“Come on, you apes! Do you want to live forever?”
It seems almost quaint, doesn’t it? The notion that anything — be it a film or an intergalactic soldier — can actually live forever is laughable in today’s creatively bereft Hollywood climate, which breeds reboot after mind-numbing reboot without ever asking the simplest of questions: Why?
According to the The Hollywood Reporter, Columbia Pictures is now rebooting Starship Troopers, the 1997 sci-fi film directed by Paul Verhoeven. Misunderstood by most in its time, Verhoeven’s fantastically campy and insidiously satirical film has since become something of a cult classic, and its subtle takedown of fascism has taken on new relevance in today’s political climate. Rest assured that the reboot will, in the grand tradition of 21st-century Hollywood, completely miss the point.
Mark Swift and Damian Shannon, the illustrious writing duo behind the forthcoming Baywatch movie, will write the unnecessary script for this unnecessary pile of space garbage. If that’s not enough to get you excited, how about this: Neal H. Moritz and Toby Jaffe — the same duo who shat the bed on 2012’s Total Recall reboot — are locked in to produce.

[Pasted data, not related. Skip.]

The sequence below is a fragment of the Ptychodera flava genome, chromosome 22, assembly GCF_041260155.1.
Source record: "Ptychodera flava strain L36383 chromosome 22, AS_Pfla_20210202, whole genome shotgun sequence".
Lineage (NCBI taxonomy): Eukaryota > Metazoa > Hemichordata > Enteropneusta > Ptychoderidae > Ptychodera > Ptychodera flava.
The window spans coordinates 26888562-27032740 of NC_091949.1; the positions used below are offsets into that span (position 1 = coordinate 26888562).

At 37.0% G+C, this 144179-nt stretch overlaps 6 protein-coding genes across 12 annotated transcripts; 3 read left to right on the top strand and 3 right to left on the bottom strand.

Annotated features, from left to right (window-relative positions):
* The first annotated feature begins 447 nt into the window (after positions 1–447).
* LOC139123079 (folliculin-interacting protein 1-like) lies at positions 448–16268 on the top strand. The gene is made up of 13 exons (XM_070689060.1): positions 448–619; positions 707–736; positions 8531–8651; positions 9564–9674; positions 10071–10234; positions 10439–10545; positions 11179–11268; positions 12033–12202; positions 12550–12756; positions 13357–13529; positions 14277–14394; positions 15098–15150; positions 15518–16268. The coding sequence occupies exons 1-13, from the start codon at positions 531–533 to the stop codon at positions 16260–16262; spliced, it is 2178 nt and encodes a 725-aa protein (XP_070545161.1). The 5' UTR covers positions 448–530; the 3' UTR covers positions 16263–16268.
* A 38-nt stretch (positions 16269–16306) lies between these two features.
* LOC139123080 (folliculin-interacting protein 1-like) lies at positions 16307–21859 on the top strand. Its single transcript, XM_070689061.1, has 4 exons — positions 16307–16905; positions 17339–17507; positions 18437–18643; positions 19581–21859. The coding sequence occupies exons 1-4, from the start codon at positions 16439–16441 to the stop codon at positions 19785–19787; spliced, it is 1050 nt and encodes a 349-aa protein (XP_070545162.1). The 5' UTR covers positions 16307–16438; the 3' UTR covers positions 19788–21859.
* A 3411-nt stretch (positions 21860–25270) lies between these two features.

Those looking for just a glimpse of hope in all of this may find it in the studio’s claim that the new Starship Troopers won’t be a straight-up remake of the 1997 film. The reboot will draw more heavily on the sci-fi war novel by Robert A. Heinlein, originally published in 1959. Verhoeven took creative liberties when crafting his film, so maybe there is room in the world for another, very different film about an alien bug war. Then again, Verhoeven’s creative liberties are what made the original film memorable in the first place.
Alien bugs, if you’re out there: Just end it now.